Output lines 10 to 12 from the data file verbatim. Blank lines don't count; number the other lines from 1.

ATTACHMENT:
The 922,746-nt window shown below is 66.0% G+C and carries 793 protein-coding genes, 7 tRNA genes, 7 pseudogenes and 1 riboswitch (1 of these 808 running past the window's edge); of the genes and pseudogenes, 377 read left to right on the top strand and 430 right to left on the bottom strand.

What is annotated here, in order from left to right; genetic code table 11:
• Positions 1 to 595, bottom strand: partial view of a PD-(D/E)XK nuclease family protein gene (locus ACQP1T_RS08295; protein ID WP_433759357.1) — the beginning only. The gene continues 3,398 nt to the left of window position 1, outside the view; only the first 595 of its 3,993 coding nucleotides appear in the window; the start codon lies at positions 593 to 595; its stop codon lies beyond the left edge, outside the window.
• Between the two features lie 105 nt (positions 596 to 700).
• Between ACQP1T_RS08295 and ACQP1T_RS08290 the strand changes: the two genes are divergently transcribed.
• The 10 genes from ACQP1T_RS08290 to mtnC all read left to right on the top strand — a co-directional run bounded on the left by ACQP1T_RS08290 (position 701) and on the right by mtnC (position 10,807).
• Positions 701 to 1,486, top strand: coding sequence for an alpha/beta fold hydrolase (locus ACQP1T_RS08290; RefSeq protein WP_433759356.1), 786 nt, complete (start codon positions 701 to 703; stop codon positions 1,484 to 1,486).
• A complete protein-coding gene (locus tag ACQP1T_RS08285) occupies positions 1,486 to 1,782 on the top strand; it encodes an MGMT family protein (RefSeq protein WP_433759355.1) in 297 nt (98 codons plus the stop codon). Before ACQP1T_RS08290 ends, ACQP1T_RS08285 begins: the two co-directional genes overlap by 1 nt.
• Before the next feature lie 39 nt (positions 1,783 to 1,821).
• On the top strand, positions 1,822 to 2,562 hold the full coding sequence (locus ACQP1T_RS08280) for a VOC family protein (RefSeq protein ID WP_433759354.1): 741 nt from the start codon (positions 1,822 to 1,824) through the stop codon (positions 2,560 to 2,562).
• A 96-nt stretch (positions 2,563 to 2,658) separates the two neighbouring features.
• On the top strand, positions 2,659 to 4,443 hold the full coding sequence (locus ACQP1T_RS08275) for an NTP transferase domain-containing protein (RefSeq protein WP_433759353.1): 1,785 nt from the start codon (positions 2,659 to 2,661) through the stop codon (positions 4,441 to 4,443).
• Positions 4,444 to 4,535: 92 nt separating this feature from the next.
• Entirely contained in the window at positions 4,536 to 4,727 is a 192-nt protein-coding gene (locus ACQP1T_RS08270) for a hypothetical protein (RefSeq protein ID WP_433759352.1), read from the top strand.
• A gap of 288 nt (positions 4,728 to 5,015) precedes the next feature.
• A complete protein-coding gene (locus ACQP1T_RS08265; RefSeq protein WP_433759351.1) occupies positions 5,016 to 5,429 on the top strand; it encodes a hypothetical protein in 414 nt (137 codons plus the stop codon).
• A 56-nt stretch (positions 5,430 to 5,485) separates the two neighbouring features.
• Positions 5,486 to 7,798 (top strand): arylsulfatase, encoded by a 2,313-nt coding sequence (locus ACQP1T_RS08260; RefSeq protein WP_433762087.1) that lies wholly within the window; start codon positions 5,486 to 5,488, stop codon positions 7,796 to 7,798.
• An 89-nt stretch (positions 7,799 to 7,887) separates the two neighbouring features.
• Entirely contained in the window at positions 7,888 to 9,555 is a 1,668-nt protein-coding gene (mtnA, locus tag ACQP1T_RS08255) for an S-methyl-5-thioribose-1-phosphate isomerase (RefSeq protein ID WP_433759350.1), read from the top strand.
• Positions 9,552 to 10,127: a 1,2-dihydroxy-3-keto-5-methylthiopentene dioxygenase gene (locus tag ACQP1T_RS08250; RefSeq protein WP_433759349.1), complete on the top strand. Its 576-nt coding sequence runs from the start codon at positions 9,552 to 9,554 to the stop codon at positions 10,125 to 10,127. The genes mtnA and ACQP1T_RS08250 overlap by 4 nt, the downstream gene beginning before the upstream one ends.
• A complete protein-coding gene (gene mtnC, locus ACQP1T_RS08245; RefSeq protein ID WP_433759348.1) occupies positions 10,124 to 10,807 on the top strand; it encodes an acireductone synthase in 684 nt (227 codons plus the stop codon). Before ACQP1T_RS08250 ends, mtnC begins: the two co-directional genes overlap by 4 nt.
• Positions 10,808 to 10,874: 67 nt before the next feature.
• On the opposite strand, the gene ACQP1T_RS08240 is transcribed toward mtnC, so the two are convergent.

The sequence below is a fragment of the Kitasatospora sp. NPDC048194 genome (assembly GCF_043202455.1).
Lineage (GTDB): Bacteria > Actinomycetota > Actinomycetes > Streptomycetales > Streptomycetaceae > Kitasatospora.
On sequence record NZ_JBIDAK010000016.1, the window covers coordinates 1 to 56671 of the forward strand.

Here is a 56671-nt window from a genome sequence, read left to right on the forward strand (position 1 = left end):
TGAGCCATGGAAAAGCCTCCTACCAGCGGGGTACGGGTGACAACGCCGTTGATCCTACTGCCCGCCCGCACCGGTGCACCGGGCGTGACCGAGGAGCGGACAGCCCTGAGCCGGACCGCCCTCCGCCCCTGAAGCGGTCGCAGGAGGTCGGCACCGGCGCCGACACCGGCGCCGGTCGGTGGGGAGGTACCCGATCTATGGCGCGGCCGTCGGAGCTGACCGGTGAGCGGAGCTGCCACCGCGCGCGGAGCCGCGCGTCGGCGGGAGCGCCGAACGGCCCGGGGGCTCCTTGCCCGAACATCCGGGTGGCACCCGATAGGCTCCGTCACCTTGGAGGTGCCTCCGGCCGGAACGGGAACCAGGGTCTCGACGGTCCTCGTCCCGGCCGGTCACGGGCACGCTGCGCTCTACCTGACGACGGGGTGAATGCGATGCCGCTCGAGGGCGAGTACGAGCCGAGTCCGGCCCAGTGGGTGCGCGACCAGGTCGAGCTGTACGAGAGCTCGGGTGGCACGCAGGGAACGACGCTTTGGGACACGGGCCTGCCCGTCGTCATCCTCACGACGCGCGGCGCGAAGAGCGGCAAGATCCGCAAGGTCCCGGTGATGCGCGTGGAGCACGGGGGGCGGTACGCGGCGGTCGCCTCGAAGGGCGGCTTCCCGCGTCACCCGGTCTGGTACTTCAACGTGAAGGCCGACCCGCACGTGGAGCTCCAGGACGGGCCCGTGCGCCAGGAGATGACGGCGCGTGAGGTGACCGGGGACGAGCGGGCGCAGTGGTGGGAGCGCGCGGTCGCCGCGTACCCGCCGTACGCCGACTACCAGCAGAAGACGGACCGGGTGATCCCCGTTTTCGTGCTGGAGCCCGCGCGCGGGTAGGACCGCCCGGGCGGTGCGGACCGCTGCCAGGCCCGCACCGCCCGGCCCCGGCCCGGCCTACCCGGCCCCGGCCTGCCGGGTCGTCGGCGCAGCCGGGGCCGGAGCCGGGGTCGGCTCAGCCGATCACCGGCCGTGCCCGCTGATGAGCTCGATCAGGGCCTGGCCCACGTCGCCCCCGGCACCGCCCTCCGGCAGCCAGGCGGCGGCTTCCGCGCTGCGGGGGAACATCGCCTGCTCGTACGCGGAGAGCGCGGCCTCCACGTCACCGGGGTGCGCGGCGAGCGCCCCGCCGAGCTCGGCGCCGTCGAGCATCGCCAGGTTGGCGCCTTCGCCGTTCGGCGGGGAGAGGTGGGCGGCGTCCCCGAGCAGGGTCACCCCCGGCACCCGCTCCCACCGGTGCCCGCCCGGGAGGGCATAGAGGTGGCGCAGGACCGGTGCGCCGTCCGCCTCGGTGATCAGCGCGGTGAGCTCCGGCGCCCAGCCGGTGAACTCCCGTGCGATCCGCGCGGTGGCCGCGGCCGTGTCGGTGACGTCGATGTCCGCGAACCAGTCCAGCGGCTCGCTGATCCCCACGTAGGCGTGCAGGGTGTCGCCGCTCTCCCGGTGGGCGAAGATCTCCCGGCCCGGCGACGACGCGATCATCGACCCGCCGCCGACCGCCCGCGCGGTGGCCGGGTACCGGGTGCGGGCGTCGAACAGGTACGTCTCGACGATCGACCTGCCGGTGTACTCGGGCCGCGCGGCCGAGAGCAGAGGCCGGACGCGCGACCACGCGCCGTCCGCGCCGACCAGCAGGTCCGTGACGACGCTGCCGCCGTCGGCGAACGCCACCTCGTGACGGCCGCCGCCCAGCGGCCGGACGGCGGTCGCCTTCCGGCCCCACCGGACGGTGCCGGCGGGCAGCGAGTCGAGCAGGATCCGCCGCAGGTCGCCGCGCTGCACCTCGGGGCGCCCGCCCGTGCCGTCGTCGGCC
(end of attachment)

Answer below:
• On the top strand, positions 1,822 to 2,562 hold the full coding sequence (locus ACQP1T_RS08280) for a VOC family protein (RefSeq protein ID WP_433759354.1): 741 nt from the start codon (positions 1,822 to 1,824) through the stop codon (positions 2,560 to 2,562).
• A 96-nt stretch (positions 2,563 to 2,658) separates the two neighbouring features.
• On the top strand, positions 2,659 to 4,443 hold the full coding sequence (locus ACQP1T_RS08275) for an NTP transferase domain-containing protein (RefSeq protein WP_433759353.1): 1,785 nt from the start codon (positions 2,659 to 2,661) through the stop codon (positions 4,441 to 4,443).